Town hall meetings are all over the news lately. These town hall meetings, particularly ones involving Republican members of Congress, are drawing enormous crowds and show the discord in the current political environment. Members of Congress have been forced to answer tough questions. As more and more Americans are becoming unsettled with the current political direction of the country, they are turning to their congressmen and congresswomen to have their voices heard.

Republicans aren’t liking it one bit. Some are cancelling events.   Some are hiding from constituents. Many get defensive when confronted with questions they don’t want to answer. They aren’t used to this. They are used to the town halls being filled with like-minded individuals. Until now, these events have been more of a chance to answer a few questions, get a pat on the back, and head back to Washington secure in the fact that their base is happy and their congressional seat is safe. Not anymore.

These tumultuous town halls have occurred all over the country. They’ve even made it to my district, the First District of Georgia. Yesterday in a town hall in Savannah, our Republican representative, Buddy Carter, was met with an overflow crowd. A lot of them weren’t happy. The quizzed him about healthcare and immigration. They asked him about Trump. They held his feet to the fire. They did their job. They demanded representation in Washington.

Today, Carter is holding a town hall in Waycross. One thing that instantly struck me about the town hall was the time. It’s at 2:30 on a Wednesday afternoon. Congress is in recess this week. Their schedules should be pretty open to meeting with constituents. However, Carter is holding town halls in the middle of the afternoon. This time slot ensures that only retired white people can come. That’s not an accident. Carter seems to demand that the constituents who are available to attend are those who aren’t working class and aren’t minority voters. He wants only his base there so he can get a pat on the back and go about his business.

Fortunately, I was able to attend the town hall. I was more than pleased to see that more than his targeted demographic attended. Questions were over a wide variety of topics. There were they typical questions about Social Security and Medicare. There were a few local issued scattered here and there but nothing of any magnitude.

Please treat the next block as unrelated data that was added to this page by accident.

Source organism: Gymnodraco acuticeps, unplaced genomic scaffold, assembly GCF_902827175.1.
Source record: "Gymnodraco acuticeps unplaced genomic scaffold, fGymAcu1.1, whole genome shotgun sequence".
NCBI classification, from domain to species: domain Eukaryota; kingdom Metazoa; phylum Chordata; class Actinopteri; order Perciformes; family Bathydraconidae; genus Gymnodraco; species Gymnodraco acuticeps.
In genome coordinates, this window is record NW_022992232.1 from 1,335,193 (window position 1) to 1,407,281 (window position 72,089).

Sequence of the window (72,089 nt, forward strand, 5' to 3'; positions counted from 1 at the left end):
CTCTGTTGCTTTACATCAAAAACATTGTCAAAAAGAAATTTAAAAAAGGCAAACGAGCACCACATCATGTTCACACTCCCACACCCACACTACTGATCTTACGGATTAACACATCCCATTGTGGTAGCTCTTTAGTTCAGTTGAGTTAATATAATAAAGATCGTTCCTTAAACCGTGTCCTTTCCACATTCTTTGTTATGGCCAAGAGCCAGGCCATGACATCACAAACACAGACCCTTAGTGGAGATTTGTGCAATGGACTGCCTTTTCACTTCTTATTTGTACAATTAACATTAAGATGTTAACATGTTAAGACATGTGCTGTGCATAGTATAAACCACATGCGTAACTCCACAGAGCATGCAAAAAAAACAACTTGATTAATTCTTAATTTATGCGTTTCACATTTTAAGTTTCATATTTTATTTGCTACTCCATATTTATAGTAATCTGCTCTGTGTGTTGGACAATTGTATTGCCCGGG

There were, not surprisingly, a lot of questions about Russia. If Rep. Carter is true to his word, he is willing to hold the Trump Administration’s feet to the fire regarding sanctions and possible contacts between the campaign and Russian intelligence. My guess is that was all a lot of hot air from a politician who wanted to seem in charge.

Near the end of the questions, he got the LGBT question. A young woman told Carter about her wife and asked how he could support the alleged religious freedom bills that thus make her and the rest of the LGBT community second-class citizens. Carter, of course, said he didn’t consider her to be a second-class citizen. However, he did say that he would support a restaurant not serving her if the restaurant owner had “sincerely held religious beliefs.” He was very blunt. I knew he was no friend to the LGBT community and I’m glad he was so forthright with his response. He, like many on the right, sees an imaginary war on Christianity in America. Of course, this war doesn’t exist. They use it as a legitimization for their hate and fear. It’s sickening.

Town halls are a good thing to go to if you can. Sometimes, it’s good when the politician, like Carter, is honest enough to tell you that he is pro-discrimination. However, given the reaction of the crowd, it seems as though the tide is turning. There seemed to be more people in attendance who supported the young lesbian and disagreed with Carter. I can only hope that was the case. Keep paying attention. Things are going to get interesting.

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